Republicans gaining momentum in race for control of Senate

Senate Majority Leader Harry Reid, D-Nev., has worked to reassure fellow Democrats during the August recess that his party would not lose control of the Senate if the election were held now.

"They'd have to pick up six seats, it'd be very, very hard for them to do that," Reid told Reno's KTVN earlier this month.

However, the election is still 10 weeks from Tuesday, and Democrats who once felt the party would retain their majority are now worried the GOP's momentum could cost them even more than the six seats necessary for Republicans to retake control.

"We all thought four were in the bag [for Republicans]," Democratic campaign strategist Joe Trippi said. "But right now, it's looking like the bottom end of that scale isn't four anymore, it's five or six. And that means the entire Senate majority is on the bubble."

In several races, Republicans are pulling away from their Democratic rivals.

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South Dakota's popular Republican Gov. Mike Rounds has opened a double-digit lead over Democrat Rick Weiland in recent polls in that state's Senate race. Even Reid admits Republicans are likely to win the seat of retiring Democratic Sen. Tim Johnson.

In Montana, Republican Rep. Steve Daines has become a heavy favorite after acting Democratic Sen. John Walsh dropped out of the race amid allegations of plagiarism.

A Rasmussen Reports poll shows Daines with a 20-point lead over Walsh's replacement, state lawmaker Amanda Curtis, who touts her inexperience as an asset.

Recent polls from West Virginia also show Republican Rep. Shelley Moore Capito opening up a double-digit lead over Democratic Secretary of State Natalie Tennant.

Several other battleground contests remain close, but show Republicans gaining steam. In Arkansas, freshman Republican Rep. Tom Cotton has edged ahead of two-term Democratic incumbent Sen. Mark Pryor, 46 percent to 43 percent, according to the RealClearPolitics average of polls.

Vulnerable freshman Democratic Sen. Kay Hagan also is battling for her political life in North Carolina. Recent polls have the state's House speaker Thom Tillis just inching ahead of Hagan in a sometimes-blue state that's turning redder.

And in Louisiana, the marquee race between Republican Rep. Bill Cassidy and three-term Democratic incumbent Sen. Mary Landrieu is a dead heat. Due to the state's "jungle primary" system, where candidates of all parties compete, if no candidate reaches more than 50 percent in November, it heads to a December runoff.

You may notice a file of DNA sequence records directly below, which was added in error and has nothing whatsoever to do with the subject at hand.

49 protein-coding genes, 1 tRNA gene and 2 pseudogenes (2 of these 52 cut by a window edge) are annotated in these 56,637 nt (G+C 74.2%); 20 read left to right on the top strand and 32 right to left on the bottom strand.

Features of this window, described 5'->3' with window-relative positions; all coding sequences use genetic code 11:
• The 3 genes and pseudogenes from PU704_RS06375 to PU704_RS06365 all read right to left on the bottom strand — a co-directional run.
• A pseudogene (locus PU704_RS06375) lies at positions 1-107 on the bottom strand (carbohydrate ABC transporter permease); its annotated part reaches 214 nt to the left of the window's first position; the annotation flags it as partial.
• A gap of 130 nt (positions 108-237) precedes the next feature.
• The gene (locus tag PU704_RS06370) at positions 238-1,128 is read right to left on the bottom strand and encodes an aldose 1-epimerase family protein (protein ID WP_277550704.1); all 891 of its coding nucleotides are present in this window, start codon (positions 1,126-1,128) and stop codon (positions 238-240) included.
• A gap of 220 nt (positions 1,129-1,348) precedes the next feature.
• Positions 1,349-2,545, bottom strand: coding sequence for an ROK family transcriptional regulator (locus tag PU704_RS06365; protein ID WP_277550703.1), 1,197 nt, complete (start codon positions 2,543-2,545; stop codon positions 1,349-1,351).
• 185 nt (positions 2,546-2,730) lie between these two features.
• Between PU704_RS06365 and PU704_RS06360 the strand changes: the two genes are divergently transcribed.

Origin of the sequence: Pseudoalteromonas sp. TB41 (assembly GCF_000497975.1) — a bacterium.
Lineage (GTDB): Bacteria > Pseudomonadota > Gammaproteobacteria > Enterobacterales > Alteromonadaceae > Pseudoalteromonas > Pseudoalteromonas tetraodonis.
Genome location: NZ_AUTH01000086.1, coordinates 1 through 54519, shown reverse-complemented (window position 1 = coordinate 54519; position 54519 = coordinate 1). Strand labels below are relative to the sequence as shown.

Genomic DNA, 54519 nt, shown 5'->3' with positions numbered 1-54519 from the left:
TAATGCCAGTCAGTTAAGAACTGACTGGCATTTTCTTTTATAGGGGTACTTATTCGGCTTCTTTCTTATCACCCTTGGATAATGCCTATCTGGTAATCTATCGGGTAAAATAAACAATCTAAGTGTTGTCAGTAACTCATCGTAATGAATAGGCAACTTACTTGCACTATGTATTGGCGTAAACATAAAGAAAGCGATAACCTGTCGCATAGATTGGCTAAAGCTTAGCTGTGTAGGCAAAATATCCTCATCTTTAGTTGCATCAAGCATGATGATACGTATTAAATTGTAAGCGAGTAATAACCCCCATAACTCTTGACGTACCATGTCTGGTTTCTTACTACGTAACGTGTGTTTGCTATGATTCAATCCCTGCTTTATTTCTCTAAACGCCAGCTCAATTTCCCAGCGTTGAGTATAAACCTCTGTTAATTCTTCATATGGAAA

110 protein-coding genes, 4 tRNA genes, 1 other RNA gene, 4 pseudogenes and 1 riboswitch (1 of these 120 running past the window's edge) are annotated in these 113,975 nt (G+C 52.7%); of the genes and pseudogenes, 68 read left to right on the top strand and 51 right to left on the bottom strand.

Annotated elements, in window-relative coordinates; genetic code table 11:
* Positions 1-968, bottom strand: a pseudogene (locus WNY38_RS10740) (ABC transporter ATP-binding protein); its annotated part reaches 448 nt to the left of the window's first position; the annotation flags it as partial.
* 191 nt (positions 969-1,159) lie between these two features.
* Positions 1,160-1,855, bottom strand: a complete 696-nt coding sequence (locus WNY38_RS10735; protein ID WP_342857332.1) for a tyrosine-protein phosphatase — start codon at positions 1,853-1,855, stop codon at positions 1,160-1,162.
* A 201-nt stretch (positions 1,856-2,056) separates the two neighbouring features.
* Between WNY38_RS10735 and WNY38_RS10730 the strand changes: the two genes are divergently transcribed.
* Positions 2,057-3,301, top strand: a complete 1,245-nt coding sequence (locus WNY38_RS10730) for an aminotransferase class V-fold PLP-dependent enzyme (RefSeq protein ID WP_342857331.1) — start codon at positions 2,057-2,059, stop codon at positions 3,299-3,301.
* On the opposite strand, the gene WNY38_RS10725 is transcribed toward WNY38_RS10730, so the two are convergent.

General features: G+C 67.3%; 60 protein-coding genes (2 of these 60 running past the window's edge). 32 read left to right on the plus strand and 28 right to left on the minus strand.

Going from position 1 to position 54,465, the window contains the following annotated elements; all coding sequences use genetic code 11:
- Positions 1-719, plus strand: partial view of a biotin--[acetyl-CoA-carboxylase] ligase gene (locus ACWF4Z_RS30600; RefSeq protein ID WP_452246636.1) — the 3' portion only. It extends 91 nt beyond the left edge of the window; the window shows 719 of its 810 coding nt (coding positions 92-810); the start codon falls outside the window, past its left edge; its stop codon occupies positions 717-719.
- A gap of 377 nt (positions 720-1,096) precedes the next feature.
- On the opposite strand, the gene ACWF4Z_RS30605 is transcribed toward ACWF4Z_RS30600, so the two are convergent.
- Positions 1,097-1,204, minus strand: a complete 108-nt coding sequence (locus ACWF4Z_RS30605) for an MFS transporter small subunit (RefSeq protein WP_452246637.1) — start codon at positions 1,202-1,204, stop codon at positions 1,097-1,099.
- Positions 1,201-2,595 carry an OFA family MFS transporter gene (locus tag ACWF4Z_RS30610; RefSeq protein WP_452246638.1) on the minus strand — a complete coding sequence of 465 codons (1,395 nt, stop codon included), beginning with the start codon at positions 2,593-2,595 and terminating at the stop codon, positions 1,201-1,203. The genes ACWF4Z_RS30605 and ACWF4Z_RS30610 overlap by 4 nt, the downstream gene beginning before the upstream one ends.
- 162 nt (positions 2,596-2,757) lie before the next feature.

Democrats know President Obama's unpopularity has been hurting the party's candidates in Republican-leaning states. If 2014 becomes a referendum on the president, and a GOP wave sweeps across the country, at least four more Democrats in other states could get sent packing.

"I think we can pick up the six, maybe even a couple more," Republican campaign strategist Ed Rollins said. "The momentum's going our way. The president is certainly a drag on the Democrat ticket."

The states that could fall in a potential GOP tidal wave include New Hampshire, Iowa, Colorado and Alaska.

The latest WMUR-University of New Hampshire poll shows former Massachusetts Republican Sen. Scott Brown within 2 points of incumbent Democratic Sen. Jeanne Shaheen in New Hampshire.

In Iowa, where the battle is on to replace retiring Democratic Sen. Tom Harkin, Republican state lawmaker Joni Ernst is in a virtual tie with Democratic Rep. Bruce Braley.

Recent polls in Colorado have incumbent Sen. Mark Udall clinging to a 3-point edge over popular Republican Rep. Cory Gardner, who is using Obama to attack Udall.

And in Alaska, with the field set just last week after the Republican primary, Democratic Sen. Mark Begich has a slight lead over the state's former attorney general Dan Sullivan, according to the RealClearPolitics polling average.

Other political analysts aren't so sure about Republicans' chances. Larry Sabato, director of the University of Virginia Center for Politics, co-authored a piece in Politico arguing that while Republican candidates will likely pick up seats this year, several candidates have "not yet opened up a real polling lead" in key toss-up races.

Democrats aren't sitting back either. They are targeting the red states of Kentucky and Georgia, though recent polling has Republicans leading both races.